5. When I was applying for prestigious jobs and getting rejected (more on that later), my boyfriend sent me a Star Trek quote: "it is possible to commit no mistakes and still lose. That is not a weakness. That is life." It gave me, who spent a lifetime tethering self worth to achievement and accolades, solace. May you find some in this too, should you need it.

With great love,
LC



7 Ways to Maximize Your Internship

Wednesday, May 16, 2018





All your hard work for getting that internship has finally paid off, but now what? Whether it’s a 10 week summer internship or a part-time internship while you’re studying, follow these tips below to impress your employer.

1. Do research before your first day.
Research your position and duties and make sure you’re capable of doing what you’re responsible for. If you don’t know how to use Excel and are supposed to, take a Udemy class. Brush up on skills you told your interviewer you had such as SEO or using social media tools like Hootsuite. You can also reach out to interns who have previously interned at the company or friends who have done a similar role at a different company for advice before the internship starts.

2. Connect with other interns on LinkedIn when you meet them. I interned with Southwest recently and met so many other amazing interns during my 15 weeks there. While I did not want to go around adding 50+ people on Facebook and did not feel close enough to most of them to add them on social media, LinkedIn is a great way to stay connected in a professional setting. It’s also fun to see their LinkedIn posts on what amazing things they do during and after the internship. It’s also great to connect with other people in the office such as your recruiter or supervisor after a couple weeks of working.

3. Formalize meetings with your supervisor or manager.
Have weekly or bi-weekly check-ins to make sure you’re on track, especially if you want a return offer. This really shows initiative. Invite your supervisor to a recurring meeting on their calendar. Some weeks you may not need to meet with them, but it’s better to block off that 15 - 30 minute slot early on in the internship. This is a great way to get feedback before it’s too late and to make sure you are meeting expectations.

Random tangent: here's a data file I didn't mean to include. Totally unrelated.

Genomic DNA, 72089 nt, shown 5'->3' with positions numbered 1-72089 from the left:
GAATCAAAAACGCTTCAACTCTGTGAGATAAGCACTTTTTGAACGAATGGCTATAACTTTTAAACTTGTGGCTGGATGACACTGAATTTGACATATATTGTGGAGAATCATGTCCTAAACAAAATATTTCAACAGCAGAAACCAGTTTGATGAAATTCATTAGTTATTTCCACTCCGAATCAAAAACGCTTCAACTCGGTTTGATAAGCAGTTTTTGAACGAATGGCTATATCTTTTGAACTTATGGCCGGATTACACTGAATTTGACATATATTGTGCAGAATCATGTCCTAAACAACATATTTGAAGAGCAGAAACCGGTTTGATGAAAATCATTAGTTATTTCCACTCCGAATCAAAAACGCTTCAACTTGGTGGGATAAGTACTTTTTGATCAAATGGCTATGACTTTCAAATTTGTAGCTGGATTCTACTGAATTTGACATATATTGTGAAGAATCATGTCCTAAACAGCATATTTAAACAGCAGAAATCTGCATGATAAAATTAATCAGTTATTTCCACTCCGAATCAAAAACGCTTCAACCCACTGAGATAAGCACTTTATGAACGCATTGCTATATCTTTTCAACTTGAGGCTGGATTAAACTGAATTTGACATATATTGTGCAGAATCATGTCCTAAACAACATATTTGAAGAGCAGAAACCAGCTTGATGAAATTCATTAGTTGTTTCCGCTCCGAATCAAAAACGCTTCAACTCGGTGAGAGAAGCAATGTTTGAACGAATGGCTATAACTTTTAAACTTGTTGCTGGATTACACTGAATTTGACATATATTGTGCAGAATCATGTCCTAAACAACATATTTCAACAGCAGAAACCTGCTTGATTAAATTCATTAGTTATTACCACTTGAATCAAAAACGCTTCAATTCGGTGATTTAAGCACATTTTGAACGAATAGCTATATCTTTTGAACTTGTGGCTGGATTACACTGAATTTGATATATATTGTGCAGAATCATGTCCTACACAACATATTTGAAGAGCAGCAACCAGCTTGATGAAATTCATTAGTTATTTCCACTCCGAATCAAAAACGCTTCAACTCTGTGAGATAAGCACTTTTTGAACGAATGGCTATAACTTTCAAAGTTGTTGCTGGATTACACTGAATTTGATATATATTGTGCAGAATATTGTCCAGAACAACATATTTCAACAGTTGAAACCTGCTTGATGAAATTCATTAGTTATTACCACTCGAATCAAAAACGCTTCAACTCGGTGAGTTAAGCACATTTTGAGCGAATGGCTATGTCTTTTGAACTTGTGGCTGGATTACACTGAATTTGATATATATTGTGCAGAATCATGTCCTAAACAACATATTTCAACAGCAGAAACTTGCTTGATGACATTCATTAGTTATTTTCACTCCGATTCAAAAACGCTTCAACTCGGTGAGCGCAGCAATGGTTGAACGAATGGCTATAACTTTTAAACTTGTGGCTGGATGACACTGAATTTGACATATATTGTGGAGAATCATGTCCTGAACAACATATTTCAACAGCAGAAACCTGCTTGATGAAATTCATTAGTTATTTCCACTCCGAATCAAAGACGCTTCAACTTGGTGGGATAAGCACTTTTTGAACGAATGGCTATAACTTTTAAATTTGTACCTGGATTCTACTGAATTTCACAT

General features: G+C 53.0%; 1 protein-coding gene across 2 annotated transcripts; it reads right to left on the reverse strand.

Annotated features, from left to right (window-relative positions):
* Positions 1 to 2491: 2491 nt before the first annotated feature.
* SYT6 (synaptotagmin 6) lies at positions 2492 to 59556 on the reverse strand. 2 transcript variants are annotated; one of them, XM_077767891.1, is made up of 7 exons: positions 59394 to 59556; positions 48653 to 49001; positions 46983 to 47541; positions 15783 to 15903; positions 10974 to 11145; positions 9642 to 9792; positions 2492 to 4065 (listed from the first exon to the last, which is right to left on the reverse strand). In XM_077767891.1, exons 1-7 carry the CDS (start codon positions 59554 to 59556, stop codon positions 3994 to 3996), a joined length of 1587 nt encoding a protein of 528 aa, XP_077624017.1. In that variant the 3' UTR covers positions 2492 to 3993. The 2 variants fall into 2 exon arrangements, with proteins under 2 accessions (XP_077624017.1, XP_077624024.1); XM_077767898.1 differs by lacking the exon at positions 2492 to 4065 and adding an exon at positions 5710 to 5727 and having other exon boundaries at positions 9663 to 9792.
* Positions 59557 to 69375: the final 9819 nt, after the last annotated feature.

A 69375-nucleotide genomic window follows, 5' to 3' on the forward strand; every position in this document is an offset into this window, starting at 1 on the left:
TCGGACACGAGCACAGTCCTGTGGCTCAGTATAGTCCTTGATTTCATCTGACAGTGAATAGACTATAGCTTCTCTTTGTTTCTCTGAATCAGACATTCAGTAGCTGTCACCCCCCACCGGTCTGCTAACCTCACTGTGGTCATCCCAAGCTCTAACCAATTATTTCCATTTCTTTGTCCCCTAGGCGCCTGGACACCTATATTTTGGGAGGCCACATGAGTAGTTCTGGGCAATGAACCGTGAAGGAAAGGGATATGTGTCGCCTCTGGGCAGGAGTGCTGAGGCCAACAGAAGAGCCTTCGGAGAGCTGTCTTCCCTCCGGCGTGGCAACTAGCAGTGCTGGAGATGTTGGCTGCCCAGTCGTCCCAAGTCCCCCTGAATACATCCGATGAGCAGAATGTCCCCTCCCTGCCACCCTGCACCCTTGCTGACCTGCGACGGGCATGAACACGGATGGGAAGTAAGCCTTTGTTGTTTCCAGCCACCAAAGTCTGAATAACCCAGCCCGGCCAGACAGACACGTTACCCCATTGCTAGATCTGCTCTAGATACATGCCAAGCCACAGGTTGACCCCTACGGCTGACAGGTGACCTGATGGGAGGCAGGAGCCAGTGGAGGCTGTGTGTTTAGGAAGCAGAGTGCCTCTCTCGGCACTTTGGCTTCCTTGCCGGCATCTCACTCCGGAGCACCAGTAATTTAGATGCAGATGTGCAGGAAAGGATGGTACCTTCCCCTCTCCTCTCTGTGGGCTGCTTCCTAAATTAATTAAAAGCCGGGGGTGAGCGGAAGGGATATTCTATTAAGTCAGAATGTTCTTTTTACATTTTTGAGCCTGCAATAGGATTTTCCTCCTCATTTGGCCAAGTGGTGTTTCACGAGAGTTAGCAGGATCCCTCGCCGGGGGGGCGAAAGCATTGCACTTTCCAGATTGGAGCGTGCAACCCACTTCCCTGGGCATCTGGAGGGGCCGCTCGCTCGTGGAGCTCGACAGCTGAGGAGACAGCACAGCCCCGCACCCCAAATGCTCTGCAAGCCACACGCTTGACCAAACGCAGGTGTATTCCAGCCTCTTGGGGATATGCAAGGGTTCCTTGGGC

4. Ask questions and ask why.
This seems obvious, but so many interns don’t speak up when they don’t understand something. Always ask questions when appropriate (obviously, don’t ask questions that undermine your project or your team if the client is in the room). Ask why or what the reasoning behind something is. An internship is an incredible learning opportunity. The questions I’ve asked during my internships have led me to making edits in projects that my team otherwise would have missed.

5. Dress to impress.
Figure out the dress code before your first day of work. Usually it’s written in an email, or you can email your supervisor and ask. Better safe than sorry aka always dress more formally if you’re unsure of acceptable workplace attire. Don’t be the first one in your office to wear sneakers or sandals. Wait a week or two and look at the others in the office before deciding what’s really appropriate versus not appropriate work clothes.

6. Ask for more, but also know your workload.
If I am ever not busy during an internship, I ask for more work from my immediate supervisor. If my immediate supervisor doesn’t have more work for me, that’s when I turn to other members in the office or ask my supervisor if they knows who needs help on the team. I love getting my hand’s metaphorically ‘dirty’ and learning as much as I can during an internship. However, be cautious that you do not take on more than you can reasonably do. There have been a couple times where I had stacked deadlines after saying yes to helping multiple people and had to work through lunches. I’ve never not finished work, but let’s just say I’d prefer to not have to inhale my Wendy’s in less than 5 minutes or eat my Pret while sitting in front of my computer.

7. Track your accomplishments!

I always keep a list of all the projects I work on and complete during an internship. Usually a simple word document with bullet points is enough. This is so helpful for updating your resume, but is also a great reference in the future when you have to speak on your internship experiences. Your employer will also appreciate an itemized overview of your work when it is time to write your reference letter.

As my dad would say, “Work hard, but also work smart.”

CL

Asian Americans & Mental Health: Part 1

Sunday, May 13, 2018



Part 1: Introduction, Racialization of Mental Health, and Shame

Introduction